ST. PAUL - For Minnesota-Duluth, the task is relatively simple. The Bulldogs could have made the NCAA Tournament without winning another game, but to do so would involve certain scenarios not playing out in other conference tournaments. To ensure themselves of a spot in the field of 16, UMD needed one more win. It wouldn't matter much if that win came in Friday's semifinals, or in Saturday's third-place game.
Why wait? UMD got the win they needed Friday night, beating WCHA top seed North Dakota 3-0 in front of a very boisterous, somewhat bi-partisan crowd of 17,729 at XCel Energy Center. Junior goalie Alex Stalock (San Jose) stopped all 31 shots he faced. UMD has now allowed three goals in four playoff games this year (all wins).
Less than two minutes in, UMD junior goalie Alex Stalock (San Jose) had to awkwardly cover a loose puck in the crease. With Stalock's propensity to play the puck, and his uncanny ability (by goalie's standards) to do it, there are sometimes incidents where he makes the simple look like a SportsCenter highlight. UMD then had the game's first big chance. A Jack Connolly (undrafted) shot was stopped by North Dakota freshman goalie Brad Eidsness (Buffalo), but he left a huge rebound for sophomore Justin Fontaine (undrafted), UMD's leading scorer. Fontaine pushed the puck high over the goal.
Eidnesss apparently watches Stalock and admires him, because at the start of a North Dakota power play, Eidsness went behind the North Dakota net to settle the puck down. He didn't look behind him, or he would have seen UMD senior MacGregor Sharp (undrafted) being the closest one to him. Eidsness touched the puck, then went to head back into the net, but Sharp took the puck and wrapped it around to the other side of the goal for his 22nd goal of the season. The short-handed goal seemed to stun the Sioux, and they never really got that power play going.
"Getting the first goal is huge, so we can get into our style of play," said Sharp, who has ten goals in his last ten games.
"That's our goal, to get the first goal and set the tempo," said Stalock. "We don't look back once we get the lead. The last wins have been a great team effort."
With momentum on their side, UMD pounced. Fontaine set up defenseman Josh Meyers (Los Angeles) at the left point. His shot was stopped by Eidsness, who again left a huge rebound. He wasn't so lucky this time, as sophomore defenseman Mike Montgomery (undrafted) jammed it in the net for just his second career goal.
UMD controlled much of the first period, leading 2-0 at the intermission. The Bulldogs didn't look like a team that played an intense, one-goal game Thursday night. Instead, they looked like a fresh, focused, intense hockey team. North Dakota, meanwhile, looked a tad rusty, and they were obviously shaken by the Eidsness miscue that led to UMD's first goal.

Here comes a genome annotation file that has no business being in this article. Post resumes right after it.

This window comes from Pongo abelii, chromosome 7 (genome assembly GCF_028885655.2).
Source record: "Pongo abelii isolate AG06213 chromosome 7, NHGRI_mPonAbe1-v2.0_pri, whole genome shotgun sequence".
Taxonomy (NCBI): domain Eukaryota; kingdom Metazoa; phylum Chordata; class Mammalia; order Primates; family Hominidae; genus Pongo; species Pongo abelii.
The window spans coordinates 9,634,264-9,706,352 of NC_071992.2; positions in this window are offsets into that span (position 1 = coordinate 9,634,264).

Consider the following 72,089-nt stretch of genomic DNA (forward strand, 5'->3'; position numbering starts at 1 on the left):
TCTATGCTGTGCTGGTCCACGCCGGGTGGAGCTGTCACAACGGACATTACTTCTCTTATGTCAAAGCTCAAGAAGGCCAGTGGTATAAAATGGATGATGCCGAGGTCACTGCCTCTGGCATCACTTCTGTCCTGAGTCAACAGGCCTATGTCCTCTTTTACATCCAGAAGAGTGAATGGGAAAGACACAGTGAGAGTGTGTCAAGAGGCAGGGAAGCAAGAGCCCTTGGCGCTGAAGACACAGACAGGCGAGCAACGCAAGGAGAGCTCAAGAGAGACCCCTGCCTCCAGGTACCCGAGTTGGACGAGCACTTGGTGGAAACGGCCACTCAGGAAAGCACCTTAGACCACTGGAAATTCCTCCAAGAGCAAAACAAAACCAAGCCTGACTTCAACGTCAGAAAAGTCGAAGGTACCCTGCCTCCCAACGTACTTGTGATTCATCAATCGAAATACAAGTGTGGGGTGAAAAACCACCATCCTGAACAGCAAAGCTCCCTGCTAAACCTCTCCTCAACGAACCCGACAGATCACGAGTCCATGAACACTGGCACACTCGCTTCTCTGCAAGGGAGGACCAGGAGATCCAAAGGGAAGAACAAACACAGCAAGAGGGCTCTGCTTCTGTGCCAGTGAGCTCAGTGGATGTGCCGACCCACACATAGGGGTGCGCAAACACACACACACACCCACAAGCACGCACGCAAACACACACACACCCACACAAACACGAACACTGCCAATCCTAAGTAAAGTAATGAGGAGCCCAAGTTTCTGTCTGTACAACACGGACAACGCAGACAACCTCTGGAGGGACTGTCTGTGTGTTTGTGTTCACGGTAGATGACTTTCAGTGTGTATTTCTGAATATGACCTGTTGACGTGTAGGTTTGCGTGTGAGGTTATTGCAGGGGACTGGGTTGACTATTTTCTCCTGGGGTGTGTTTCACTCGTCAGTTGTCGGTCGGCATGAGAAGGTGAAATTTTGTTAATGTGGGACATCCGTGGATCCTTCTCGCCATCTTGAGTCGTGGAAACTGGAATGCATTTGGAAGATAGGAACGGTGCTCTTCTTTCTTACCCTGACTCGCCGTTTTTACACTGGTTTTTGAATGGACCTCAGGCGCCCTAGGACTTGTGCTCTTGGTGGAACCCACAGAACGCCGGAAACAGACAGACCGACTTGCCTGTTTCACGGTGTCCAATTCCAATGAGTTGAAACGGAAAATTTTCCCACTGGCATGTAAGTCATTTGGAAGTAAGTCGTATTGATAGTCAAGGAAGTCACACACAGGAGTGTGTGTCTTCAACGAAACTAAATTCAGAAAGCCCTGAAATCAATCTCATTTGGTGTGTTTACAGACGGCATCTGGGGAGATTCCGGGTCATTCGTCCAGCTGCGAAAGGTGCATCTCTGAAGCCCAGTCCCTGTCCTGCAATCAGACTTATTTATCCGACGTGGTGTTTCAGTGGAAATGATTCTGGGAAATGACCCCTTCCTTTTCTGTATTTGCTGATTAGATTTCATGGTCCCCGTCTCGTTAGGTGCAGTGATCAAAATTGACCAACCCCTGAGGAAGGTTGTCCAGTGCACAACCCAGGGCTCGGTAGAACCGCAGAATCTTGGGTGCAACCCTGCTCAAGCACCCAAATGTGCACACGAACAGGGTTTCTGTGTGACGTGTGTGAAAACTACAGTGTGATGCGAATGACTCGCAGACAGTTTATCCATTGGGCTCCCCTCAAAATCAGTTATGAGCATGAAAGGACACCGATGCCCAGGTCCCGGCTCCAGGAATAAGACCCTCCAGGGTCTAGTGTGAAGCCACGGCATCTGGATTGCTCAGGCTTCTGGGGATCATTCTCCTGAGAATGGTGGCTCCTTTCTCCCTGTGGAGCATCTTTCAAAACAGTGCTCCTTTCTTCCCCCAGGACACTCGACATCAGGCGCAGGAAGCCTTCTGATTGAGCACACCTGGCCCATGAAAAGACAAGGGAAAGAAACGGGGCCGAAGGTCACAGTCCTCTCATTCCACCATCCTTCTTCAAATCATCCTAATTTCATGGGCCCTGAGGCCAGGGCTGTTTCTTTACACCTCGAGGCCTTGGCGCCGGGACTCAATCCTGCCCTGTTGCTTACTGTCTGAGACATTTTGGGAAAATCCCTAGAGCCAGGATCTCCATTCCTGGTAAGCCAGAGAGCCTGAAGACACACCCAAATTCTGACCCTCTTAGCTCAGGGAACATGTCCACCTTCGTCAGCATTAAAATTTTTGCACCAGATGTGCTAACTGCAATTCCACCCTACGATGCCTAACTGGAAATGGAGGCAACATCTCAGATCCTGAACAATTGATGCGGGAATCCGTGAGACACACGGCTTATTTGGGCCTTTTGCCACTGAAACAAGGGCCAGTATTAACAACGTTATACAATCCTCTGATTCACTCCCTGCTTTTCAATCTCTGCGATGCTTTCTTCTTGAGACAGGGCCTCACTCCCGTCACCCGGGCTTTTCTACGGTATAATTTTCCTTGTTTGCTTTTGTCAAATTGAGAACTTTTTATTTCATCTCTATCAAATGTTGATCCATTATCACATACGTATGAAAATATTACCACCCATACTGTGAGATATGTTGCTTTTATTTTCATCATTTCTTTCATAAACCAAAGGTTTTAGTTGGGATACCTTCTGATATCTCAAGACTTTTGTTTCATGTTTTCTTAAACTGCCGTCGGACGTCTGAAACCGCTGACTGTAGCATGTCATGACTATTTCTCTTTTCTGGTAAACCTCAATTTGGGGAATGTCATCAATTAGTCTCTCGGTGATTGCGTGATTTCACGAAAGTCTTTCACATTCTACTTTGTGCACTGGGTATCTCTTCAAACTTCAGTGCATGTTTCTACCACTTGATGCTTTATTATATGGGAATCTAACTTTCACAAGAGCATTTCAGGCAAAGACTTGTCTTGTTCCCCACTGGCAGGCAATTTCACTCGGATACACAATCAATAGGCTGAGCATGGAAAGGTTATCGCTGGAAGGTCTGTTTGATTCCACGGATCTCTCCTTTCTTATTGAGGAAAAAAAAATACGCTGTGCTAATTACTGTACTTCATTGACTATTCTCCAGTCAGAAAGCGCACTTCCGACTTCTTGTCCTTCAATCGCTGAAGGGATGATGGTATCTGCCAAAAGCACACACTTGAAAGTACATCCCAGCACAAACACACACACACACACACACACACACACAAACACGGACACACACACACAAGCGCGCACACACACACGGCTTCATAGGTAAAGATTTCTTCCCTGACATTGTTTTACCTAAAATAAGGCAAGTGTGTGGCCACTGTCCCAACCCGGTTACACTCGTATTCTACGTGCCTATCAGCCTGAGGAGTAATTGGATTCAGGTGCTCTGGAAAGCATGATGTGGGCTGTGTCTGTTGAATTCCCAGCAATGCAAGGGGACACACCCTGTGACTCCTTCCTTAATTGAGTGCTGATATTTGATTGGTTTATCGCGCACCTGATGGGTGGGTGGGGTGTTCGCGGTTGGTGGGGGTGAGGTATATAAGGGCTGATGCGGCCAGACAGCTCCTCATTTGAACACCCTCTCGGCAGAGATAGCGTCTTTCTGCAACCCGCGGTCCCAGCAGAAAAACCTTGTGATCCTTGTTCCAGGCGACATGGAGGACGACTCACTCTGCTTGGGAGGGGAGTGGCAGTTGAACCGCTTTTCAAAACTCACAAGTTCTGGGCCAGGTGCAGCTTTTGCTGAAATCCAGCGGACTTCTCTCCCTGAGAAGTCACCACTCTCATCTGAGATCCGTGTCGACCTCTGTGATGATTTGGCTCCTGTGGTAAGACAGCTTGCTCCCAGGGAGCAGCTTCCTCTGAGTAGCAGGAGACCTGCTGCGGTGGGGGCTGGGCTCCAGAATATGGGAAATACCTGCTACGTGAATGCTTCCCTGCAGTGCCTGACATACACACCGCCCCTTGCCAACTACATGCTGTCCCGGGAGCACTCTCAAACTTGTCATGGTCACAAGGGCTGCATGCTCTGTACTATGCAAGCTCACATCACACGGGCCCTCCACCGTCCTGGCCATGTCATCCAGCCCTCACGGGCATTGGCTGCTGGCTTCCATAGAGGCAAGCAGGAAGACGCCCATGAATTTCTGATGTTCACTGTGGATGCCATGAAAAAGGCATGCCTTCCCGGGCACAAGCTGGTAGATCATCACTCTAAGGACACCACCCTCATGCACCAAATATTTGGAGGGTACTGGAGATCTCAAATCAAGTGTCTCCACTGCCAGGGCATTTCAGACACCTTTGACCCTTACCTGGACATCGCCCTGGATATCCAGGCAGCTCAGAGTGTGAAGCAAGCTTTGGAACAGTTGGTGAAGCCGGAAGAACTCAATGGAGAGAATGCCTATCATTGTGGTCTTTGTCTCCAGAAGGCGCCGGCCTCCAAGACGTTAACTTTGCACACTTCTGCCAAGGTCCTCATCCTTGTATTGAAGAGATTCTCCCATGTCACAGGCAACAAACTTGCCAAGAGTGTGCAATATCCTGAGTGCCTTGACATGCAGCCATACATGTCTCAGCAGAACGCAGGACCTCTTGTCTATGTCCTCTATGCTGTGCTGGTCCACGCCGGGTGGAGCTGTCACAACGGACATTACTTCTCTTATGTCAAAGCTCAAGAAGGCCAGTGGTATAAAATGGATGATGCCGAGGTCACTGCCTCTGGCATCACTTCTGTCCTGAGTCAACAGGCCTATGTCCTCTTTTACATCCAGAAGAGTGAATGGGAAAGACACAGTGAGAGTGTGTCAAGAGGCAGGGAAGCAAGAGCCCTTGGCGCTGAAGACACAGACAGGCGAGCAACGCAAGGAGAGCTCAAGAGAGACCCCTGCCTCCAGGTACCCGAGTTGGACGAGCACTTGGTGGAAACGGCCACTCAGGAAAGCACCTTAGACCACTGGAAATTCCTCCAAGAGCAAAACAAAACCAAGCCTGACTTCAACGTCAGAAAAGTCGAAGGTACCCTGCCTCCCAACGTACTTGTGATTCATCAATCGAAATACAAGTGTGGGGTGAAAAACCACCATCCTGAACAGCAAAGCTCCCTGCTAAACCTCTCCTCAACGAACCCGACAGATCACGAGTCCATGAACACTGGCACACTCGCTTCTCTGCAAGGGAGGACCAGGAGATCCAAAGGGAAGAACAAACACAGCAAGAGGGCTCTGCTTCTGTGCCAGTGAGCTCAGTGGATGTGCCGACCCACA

"I felt we did not out-battle our opponent in the first period," said North Dakota coach Dave Hakstol, who has taken his team to four straight NCAA Frozen Fours.
North Dakota got a huge break in the second, as UMD freshman defenseman Brady Lamb (undrafted) picked up a five-minute major for a knee-to-knee hit on North Dakota's Matt Watkins (Dallas). North Dakota got four shots, but could not score on the power play. The Sioux had two more power-play chances in the second, generating a total of ten shots on net in three power plays, but still trailed 2-0 after two periods of play.
The Sioux had some great chances early in the third, but got nothing to show for it, much like most of the game. Freshman Mike Connolly (undrafted) popped in an empty-net goal from the red line to give UMD a 3-0 lead with 1:53 to go.
"We knew going in we had to play a better 60-minute game (than Thursday)," said UMD head coach Scott Sandelin. "I can't say enough about our penalty killers. It was a great team effort tonight."
Stalock's amazing performance in this tournament continued in the third period. He got some help a couple times, as North Dakota players were flat-out missing the puck in some grade-A opportunities. But it's as the old saying goes, "You make your own luck". Stalock won't remind anyone of Martin Brodeur with his fundamentals, but he can get from post to post as quickly as anyone. He has been superb in these first two games, and his defenseman have been very good, too.
UMD moves into Saturday night's championship against Denver. No team has ever won three games in three days to take the WCHA Final Five championship. Then again, not many teams can boast going through four straight tough playoff games without once being behind on the scoreboard. That's what UMD has done, and their reward is their first shot at the Broadmoor Trophy (WCHA playoff champion) since 1985.
WCHA Final Five: Stalock Leads Minnesota-Duluth to Title Game originally appeared on NHL FanHouse on Fri, 20 Mar 2009 23:20:00 EST . Please see our terms for use of feeds.